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by Ron Hazelton on July 19, 2016 in New Product Spotlight
Viewing Project in Tools & Techniques > Techniques
Haha. Ron almost swore at the start of the video!
Instead of using that messy Bondo, drill the hole out then glue a piece of dowel, same size as the hole, into the hole. After it dries, you can drill a new hole. Problem solved!
What about a wood filler instead of the body filler?
I've been living in my current home for 10 years and the back door had to be lifted up every time it was shut. I just placed my house for sale on the market and was considering the purchase of a new door...we all know how much a 15 lite metal door costs plus the labor to install it, total cost would have been at least $400. I sat in my car in the Home Depot parking lot and searched for a solution before I went in...thank goodness for a smart phone, Google, YouTube, and your video!!! I bought a small pack or anchors, went home, and had it repaired in no time and saved a lot of money!!! Thank you, thank you, thank you!!!
Fixing a loose hinge from an IKEA cupboard - first tried a metal anchor, but it refused to go in straight, so switched to a longer screw and it worked like a charm! Thanks!
I took your idea about using toothpicks in a stripped Screw Hole. I found electronic handyman use toothpicks also. The opening for the pool filter where you screw in the pressure gage was stripped. Many tries with plumbing supplies failed, the pressure top always blew off a few days later. With toothpicks,the pressure gage went on the tightess it ever has, I just waited to remove the extra top toothpick until the screw was one fourth in the hole.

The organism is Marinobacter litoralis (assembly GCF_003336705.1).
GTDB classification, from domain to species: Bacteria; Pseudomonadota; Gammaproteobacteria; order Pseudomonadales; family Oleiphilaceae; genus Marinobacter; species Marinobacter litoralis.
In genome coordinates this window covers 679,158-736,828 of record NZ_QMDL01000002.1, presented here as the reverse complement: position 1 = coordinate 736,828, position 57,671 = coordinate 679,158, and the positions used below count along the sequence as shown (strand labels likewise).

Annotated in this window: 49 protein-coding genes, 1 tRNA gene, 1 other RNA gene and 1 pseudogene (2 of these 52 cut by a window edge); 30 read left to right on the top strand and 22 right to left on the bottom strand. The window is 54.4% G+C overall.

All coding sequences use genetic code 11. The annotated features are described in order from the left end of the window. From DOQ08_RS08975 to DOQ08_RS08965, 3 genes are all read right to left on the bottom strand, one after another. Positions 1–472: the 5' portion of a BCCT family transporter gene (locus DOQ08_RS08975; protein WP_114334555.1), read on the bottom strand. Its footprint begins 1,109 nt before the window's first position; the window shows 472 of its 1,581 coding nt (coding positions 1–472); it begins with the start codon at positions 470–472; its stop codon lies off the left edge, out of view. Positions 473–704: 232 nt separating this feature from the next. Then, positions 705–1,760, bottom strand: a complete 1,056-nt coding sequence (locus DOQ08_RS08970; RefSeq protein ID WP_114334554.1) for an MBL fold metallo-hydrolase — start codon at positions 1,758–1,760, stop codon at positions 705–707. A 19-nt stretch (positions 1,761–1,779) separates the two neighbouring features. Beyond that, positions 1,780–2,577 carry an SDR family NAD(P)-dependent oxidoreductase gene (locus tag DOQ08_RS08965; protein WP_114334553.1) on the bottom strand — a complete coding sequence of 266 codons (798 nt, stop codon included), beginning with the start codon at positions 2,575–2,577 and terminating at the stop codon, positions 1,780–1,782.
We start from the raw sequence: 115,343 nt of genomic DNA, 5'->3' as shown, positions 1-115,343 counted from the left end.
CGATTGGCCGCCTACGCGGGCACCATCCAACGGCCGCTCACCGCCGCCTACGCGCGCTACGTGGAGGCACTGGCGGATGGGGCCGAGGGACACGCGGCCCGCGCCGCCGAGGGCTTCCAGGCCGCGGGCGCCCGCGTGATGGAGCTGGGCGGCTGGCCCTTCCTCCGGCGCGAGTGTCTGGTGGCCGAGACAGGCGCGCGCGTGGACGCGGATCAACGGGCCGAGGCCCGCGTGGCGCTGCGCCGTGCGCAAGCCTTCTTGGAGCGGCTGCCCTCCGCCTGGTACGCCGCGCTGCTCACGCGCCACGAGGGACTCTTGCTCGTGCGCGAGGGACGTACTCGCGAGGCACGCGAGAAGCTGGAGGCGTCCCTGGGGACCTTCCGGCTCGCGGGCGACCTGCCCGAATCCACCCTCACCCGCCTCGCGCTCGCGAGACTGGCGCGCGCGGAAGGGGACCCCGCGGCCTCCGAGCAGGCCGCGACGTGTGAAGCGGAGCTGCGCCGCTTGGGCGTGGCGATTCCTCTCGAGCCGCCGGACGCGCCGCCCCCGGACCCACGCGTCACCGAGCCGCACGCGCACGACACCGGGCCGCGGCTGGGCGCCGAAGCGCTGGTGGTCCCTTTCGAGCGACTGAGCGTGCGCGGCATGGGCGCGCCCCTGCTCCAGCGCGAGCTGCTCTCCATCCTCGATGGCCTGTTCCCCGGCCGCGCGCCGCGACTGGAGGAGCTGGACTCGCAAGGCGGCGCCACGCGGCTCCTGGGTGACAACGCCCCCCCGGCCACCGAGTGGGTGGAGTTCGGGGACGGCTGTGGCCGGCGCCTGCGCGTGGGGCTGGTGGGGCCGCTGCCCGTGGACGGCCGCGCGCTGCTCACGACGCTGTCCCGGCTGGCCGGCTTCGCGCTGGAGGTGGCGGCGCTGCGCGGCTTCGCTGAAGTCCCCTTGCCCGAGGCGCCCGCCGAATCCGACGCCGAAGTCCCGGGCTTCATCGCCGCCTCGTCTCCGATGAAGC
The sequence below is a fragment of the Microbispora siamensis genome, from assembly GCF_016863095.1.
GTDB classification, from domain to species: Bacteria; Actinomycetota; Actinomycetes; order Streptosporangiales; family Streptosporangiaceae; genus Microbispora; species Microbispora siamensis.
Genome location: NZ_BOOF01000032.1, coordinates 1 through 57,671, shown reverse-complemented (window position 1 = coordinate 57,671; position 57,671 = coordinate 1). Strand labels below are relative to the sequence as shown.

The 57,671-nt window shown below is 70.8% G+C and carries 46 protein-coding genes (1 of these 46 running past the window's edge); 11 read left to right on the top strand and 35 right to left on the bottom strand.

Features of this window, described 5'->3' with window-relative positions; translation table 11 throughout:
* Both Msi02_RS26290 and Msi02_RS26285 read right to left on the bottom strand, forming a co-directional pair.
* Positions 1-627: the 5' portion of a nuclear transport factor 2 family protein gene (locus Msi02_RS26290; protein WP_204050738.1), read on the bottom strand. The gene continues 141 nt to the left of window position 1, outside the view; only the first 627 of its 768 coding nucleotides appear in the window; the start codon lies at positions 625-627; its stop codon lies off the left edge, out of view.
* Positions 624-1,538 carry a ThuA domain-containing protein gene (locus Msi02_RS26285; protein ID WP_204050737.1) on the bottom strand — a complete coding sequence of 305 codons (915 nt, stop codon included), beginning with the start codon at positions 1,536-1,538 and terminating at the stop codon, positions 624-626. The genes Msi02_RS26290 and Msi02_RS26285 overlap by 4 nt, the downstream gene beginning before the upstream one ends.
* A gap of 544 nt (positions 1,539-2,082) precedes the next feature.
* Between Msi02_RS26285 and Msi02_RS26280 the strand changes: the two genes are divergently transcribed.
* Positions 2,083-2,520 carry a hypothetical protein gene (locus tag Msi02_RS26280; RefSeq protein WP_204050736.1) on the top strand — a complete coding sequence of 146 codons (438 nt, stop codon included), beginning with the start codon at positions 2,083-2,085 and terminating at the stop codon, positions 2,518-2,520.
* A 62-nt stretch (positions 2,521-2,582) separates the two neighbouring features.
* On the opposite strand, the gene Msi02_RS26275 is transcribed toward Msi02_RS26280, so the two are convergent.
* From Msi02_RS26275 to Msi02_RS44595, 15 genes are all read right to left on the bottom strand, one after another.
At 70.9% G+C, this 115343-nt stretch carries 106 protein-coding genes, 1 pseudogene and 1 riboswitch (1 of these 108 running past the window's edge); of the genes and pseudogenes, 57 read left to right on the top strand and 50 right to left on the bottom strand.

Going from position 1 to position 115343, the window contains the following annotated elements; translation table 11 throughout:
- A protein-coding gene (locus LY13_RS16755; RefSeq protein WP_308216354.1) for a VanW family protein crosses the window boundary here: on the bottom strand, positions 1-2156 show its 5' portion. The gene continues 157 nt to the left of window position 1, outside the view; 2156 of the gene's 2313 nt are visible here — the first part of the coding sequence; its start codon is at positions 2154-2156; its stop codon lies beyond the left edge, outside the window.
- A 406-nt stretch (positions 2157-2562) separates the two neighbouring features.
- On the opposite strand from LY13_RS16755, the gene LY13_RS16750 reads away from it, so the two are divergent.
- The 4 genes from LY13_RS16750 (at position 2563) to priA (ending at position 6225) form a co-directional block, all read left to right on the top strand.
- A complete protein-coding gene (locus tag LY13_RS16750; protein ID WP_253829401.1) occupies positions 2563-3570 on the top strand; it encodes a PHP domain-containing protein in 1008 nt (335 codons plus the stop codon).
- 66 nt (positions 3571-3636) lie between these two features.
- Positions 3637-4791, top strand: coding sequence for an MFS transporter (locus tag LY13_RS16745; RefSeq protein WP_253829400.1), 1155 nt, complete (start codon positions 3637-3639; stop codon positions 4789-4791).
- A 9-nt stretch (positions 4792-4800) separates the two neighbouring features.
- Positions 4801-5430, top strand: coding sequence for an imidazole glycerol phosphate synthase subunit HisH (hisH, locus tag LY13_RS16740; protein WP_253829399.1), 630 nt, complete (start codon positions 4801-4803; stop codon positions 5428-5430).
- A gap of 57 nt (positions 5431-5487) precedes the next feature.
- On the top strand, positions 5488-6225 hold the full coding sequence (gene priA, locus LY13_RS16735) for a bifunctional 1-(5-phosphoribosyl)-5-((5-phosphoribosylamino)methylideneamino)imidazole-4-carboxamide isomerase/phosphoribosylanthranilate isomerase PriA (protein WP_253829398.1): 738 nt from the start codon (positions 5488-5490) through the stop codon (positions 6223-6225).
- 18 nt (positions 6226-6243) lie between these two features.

Thanks for the tip on the plastic screw anchors for stripped hinge screws. That is a huge time saver. I normally would have drilled them out and glued dowels in place.
You are right...door jams are not thick. That is the reason that I use long screws to get to the 2X4 etc that sitting behind the door jam. I never had a problem for harware to come off that way. I even use the long screws for the plates that come with the door lock to be mounted onto the door jam and so far they stayed even with forced entrance.
You could epoxy the inserts into the holes and that should hold them.
Instead of using the Bondo or toothpicks, you can glue a piece of wood dowel into the hole then drill a new hole and screw the lag screw back in. This works very well.
For a long time you've been my Sunday morning coffee companion, but to expect me to watch the same Thompson's water seal commercial every time I view a video is just too much. I'm sorry you changed your format from the few second's delay to the new one. Thank you for your past tips and I'll keep your site for when I need information for major projects but no thanks to the "new" housecalls.
I have a very expensive bed. There are two holes that have threaded inserts for bolts and nuts that secure the side railing that the mattress sits on to the side of the bed pillar. You can pull the inserts out by hand. Is there anyway to fix this myself or do i have to hire a furniture repair man?
Awesome advise! THANK YOU!!!
Brilliant Tips.. Thanks a lot.
Thanks for tip! Great for the door hinge. Took me five minutes and worked great!
Thanks for the advice!
Holy mac!! This guy was spot on...I used the one with anchors...it took Minutes....Thank you!!!
thanks. helps alot
I've been wrestling with the entry door to our garage for yrs, swapping out the screws for larger ones and even fabricating new holes, the anchor idea escaped me for some reason - duh. You're a treasure to moderately handy people. THANK YOU!!!